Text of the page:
Every year the DOK Festival portrays a country and its documentary film scene. This year Turkey was in focus. The curator of this project is Özge Calafato, a Turkish journalist and photographer. Since January she has been developing the program with eight subtopics and 18 films which were to be seen in this years Turkey focus. During an interview with the DOK Spotters Miron and Moritz the curator gave an insight into the development of the Turkish documentary film industry.
However, the rapid development in the scene has also brought up difficulties. Only ten percent of the Turkish movie theaters are independent, whereas the rest mostly belongs to shopping malls. Filmmakers often struggle with the financing of their movies. This leads to cooperation’s with other countries. Also does the difficult political situation complicate many things for film makers.
Some topics are very delicate and the possibilities of screening are limited. As for example during a film festival in the Turkish city of Antalya. A film was cut out of the program, because it apparently showed disparaging content in reference to the Turkish president. Also the directors pressure themselves.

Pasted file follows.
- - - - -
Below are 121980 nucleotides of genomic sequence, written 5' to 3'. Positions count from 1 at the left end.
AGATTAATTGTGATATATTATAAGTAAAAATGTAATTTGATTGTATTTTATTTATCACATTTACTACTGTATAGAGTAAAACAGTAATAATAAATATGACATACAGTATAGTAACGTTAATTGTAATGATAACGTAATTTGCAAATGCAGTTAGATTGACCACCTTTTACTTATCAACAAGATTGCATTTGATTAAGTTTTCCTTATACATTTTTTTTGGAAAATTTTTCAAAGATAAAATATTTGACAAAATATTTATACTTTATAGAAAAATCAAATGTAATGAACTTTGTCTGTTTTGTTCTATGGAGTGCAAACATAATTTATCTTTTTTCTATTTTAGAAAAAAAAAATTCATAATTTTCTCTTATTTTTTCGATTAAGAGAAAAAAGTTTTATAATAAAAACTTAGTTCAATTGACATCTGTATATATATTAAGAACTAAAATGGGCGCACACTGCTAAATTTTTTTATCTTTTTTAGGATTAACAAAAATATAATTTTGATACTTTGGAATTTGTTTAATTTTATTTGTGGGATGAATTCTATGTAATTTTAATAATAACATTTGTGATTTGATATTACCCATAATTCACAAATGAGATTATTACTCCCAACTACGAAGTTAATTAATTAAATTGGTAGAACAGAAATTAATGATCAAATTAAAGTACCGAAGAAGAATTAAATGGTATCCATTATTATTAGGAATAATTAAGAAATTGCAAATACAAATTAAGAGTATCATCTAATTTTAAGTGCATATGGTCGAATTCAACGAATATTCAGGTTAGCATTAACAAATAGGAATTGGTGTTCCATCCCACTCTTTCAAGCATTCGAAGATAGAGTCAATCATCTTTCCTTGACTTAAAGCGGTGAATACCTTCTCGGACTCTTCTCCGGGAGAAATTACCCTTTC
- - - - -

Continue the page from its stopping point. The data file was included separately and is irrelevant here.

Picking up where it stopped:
Many films in this specific country focus touch on the societal and political problems in Turkey. Furthermore, are the Kurds and their war against ISIS part of film portrayals.
The short film “Distant“ shows two Kurdish female fighters in Kobane and their resistance against male oppression. Also the genocide of the Armenians and its consequences in Turkey is a topic in various films.
However, we also find some things to laugh about in Turkey. In the film “Remake, Remix, Rip Off” the director Cem Kaya allows us a great insight into the Turkish film industry of the 60s and 70s. Cheap remakes and absurd adaptions characterize the film scene during those years. The Turkish version of Star Wars from then is still described as one of the worst movies ever.
This years Turkey focus gave the audience a multilayered insight into the countries documentary film scene and enabled an uncensored safe space for these films.
By: Miron and Moritz